n. the quality or state of having the same sound
aural / oral:
Of the ears, of the mouth: the language tells us to treat it as a circle, as a water-cycle song with hand movements. I see this and it can all begin.
meat / meet:
Especially in an age of the internet, where “places” are “accessible” virtually in some 1% knockoff way, living somewhere is, by contrast, such a bodily thing; one that has so much to do with immediate and physical need fulfillment. When I think about living in a bigger city, I feel like I’m screaming “I want my body in the trains and the bricks and the scrape” in the middle of a business meeting. I feel a twitch of sixth grade soccer-cleat shame, of having just found out that endorphins are hormones. Of having just seen Jesus naked, and realized that we sort of look the same.
This need feels as sensitive and embarrassing as the coming-out that I never really did. My mom asked me once in a hot tub between frantic sips of plastic-cup ice water, “are you going to end up with a woman?” and I said “I hope so,” immediately. I was already in a hot tub with my mother. The body embarrassment quota for the day had been overwhelmed.
I went to Chicago for school, to draw charts of words and the brains that learn them. I thought looking under the hood would make me a better teacher, speaker, abider. I went for “sentences,” like a punishment, perhaps one’s whole life.
I made a lot of charts about my body, too, with few conclusions: Medically speaking, I have a body. Tubes that fill and color code and make numbers for doctors. Semantically, too. I have a body that is called head, skin, hair, girl-steak. Religiously, I have many bodies, all of them digesting. Physically, I put jeans on my body, hope for correct holes. Physically, I put my body on the train, hope for good stories, for destruction in one place, reappearance in another. Physically, I sharpen my sensors and wait for the sigh.
censor / sensor:
When you’re learning a language, every word sounds the same, which is to say it sounds like nothing. When I was in Chicago, I learned theories of language acquisition that made my brain shake, things like “word means it has become a picture flashcard in your head.” This meant that words must occur in two places for them to occur at all, and I could not ensure that what I was saying, the sounds I was stacking together, would always be met warmly, or even correctly.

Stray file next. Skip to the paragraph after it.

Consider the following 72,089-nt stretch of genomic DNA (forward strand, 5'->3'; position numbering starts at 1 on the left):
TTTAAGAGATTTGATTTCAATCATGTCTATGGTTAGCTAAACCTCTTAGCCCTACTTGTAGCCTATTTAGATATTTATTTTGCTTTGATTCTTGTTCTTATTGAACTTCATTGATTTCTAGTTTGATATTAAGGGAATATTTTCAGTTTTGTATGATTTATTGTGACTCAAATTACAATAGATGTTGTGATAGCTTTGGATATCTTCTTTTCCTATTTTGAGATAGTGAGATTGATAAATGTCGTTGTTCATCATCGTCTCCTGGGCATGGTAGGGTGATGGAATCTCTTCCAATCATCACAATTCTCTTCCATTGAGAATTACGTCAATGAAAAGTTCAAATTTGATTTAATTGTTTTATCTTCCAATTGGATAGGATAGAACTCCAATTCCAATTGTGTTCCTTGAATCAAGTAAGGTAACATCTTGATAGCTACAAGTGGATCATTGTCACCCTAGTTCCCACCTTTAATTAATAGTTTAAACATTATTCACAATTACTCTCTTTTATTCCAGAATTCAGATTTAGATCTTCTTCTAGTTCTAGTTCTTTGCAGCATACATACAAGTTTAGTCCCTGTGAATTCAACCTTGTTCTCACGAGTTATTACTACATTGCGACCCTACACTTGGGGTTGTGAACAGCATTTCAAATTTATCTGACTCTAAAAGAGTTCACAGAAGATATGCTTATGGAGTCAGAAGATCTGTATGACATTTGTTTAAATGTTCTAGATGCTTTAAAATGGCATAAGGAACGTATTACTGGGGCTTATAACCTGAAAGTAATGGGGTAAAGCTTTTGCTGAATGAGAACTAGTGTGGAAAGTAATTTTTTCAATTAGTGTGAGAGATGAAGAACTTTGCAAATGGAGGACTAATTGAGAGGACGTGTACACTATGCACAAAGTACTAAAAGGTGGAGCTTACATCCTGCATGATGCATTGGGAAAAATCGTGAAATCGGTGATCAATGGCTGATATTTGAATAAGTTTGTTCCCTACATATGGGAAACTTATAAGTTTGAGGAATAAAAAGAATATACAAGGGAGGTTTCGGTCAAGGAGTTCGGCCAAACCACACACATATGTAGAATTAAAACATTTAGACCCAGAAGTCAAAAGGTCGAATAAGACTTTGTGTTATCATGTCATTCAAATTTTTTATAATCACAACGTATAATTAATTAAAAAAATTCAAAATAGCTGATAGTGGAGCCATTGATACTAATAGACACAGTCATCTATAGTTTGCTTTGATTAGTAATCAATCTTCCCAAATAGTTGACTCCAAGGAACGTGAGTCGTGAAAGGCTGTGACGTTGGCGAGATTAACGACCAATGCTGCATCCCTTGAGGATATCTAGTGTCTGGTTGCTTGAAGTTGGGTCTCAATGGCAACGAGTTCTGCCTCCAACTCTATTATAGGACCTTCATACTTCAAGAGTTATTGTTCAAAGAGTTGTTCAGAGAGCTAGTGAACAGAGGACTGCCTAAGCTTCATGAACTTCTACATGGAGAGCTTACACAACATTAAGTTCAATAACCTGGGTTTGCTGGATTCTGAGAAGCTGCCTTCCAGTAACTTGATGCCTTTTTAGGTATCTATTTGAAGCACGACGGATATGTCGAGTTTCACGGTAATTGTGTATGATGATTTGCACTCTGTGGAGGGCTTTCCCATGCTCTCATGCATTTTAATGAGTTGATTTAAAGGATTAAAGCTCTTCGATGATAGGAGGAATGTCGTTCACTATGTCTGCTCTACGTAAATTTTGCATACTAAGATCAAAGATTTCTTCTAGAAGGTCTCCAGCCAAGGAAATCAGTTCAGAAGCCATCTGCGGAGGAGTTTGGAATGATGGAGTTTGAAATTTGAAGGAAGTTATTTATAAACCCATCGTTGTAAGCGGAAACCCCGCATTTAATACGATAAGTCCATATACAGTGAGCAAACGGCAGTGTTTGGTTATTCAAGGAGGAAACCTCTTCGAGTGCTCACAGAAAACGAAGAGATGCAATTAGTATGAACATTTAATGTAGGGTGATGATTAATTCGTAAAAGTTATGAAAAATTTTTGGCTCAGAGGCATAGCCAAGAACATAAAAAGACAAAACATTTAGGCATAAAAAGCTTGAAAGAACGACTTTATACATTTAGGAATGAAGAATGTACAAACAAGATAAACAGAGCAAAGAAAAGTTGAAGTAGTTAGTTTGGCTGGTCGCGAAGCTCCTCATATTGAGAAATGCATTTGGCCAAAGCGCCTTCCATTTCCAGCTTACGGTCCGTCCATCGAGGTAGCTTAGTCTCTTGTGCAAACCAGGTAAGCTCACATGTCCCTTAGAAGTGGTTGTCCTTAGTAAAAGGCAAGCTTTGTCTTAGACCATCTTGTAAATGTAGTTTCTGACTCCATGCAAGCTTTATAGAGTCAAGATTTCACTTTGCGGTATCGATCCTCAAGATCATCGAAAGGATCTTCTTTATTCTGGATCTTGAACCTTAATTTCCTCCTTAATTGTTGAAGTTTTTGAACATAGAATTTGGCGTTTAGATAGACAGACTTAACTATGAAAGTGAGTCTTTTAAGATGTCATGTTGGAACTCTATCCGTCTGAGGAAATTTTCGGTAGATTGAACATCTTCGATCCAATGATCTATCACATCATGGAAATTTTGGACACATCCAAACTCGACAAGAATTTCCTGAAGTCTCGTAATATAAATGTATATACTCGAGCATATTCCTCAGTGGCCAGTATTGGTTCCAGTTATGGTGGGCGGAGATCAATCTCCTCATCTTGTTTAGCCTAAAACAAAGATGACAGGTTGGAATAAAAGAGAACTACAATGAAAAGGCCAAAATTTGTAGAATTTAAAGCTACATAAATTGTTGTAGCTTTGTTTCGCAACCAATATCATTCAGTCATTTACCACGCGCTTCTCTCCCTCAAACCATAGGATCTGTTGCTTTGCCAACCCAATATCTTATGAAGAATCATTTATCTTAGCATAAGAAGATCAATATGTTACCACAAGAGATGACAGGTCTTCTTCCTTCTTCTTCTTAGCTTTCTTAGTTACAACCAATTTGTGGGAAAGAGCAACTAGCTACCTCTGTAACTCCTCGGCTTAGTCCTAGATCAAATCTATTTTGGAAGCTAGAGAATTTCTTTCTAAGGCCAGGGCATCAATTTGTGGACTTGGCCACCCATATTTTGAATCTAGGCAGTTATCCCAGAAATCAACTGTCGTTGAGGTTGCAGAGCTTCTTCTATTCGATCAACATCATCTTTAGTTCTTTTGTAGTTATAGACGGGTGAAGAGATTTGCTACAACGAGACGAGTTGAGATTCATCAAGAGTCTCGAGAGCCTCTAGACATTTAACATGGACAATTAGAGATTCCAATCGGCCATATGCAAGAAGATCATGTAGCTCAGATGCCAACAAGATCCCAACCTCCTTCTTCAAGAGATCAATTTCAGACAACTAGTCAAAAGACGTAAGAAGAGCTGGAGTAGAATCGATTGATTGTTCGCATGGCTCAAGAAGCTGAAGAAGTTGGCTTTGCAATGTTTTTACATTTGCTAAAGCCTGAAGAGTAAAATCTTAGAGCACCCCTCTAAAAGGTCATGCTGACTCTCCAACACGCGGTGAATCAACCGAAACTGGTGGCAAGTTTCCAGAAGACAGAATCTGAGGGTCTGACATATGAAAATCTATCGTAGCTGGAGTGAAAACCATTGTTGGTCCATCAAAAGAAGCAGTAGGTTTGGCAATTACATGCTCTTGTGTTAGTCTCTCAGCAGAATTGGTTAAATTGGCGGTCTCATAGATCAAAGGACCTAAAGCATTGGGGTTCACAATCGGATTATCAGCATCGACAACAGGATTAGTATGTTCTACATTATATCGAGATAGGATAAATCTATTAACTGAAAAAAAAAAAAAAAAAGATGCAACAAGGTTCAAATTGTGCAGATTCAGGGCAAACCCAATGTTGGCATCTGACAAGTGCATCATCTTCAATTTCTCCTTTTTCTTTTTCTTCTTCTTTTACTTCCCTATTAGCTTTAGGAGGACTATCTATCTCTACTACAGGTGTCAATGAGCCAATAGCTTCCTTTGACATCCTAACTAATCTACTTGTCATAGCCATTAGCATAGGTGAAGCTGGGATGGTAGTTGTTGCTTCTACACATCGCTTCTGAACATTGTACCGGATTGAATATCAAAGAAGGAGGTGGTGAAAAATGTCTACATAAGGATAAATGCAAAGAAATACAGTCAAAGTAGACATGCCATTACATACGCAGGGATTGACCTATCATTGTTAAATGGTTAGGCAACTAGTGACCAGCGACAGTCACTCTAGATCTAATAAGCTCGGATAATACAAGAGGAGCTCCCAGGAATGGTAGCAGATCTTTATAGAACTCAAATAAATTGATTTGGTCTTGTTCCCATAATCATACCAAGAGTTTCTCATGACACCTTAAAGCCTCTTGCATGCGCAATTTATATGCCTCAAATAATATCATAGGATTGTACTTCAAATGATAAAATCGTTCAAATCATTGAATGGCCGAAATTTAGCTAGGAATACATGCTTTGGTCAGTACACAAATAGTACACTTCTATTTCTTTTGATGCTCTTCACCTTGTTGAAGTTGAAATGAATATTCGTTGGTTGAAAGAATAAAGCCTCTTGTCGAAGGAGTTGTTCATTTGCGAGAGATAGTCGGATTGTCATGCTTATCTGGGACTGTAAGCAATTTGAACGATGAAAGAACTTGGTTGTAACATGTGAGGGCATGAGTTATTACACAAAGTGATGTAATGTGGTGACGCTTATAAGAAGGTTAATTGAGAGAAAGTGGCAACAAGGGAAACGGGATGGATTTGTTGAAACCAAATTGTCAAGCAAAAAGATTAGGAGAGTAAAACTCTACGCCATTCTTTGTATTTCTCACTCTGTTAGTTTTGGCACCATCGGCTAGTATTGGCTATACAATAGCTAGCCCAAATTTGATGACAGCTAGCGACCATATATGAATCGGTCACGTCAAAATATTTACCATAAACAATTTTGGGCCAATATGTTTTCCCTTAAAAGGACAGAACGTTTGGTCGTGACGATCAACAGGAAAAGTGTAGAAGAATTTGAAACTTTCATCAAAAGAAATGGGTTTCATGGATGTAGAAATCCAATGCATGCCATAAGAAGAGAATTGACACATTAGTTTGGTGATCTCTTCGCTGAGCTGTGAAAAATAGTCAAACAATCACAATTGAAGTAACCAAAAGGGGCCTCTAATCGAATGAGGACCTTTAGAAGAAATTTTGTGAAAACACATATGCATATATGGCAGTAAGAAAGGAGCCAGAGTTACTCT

I can understand the instinct, then, to keep your words to yourself, out of fear, out of ease. I kept a diary in school the way I kept my appointments with god; very sporadically, remembering only in moments of high volume. Reading through it, you would think that I was prone to realizations, fights with neighbors, big proclamations with no resolutions.
We called animal control again, and they hung up
Emily is a bitch and I weighed myself
October 31, 2012: I think I like girls
The fingertips, however, have brains and they know the questions to ask. They don’t know when language has failed or succeeded or offered us a clue. I have spent a few years sitting on my hands for warmth and for safety. But if there’s something in us that is still raw, still searching for gratification outside of our heads, something that knows itself outside of the laws and parades and family dinners, I think they want to take us there.
principal / principle / son / sun / vein / vain:
When I say principal, the other is implied. Sons are the light giving fulcrums. Why would I be thinking about someone else’s veins in a time like this? I convinced myself I could feel my veins last week really high at the Buckingham Fountain. They crossed like highways in an ill planned city. Not knots, but you need to call the city home to drive them at night. Maybe this is vain, to expect someone to call any part of me “home.” Maybe it’s just unrealistic, as I haven’t told everyone what my days have looked like from the inside, as I’ve been abiding by the order of the to-do list I must check off.
knew / new:
There is no new knowledge, just facts found dirt-caked and discarded in Barbie jeep glove compartments. This was the piggybank of things felt with a combination of story and body, a combination later abandoned in favor of sounds and meaning. If I think hard enough, I can trace every shame back to something I knew as that driver, a girl thought that the allure was not in the pink, not in the gears, but in both.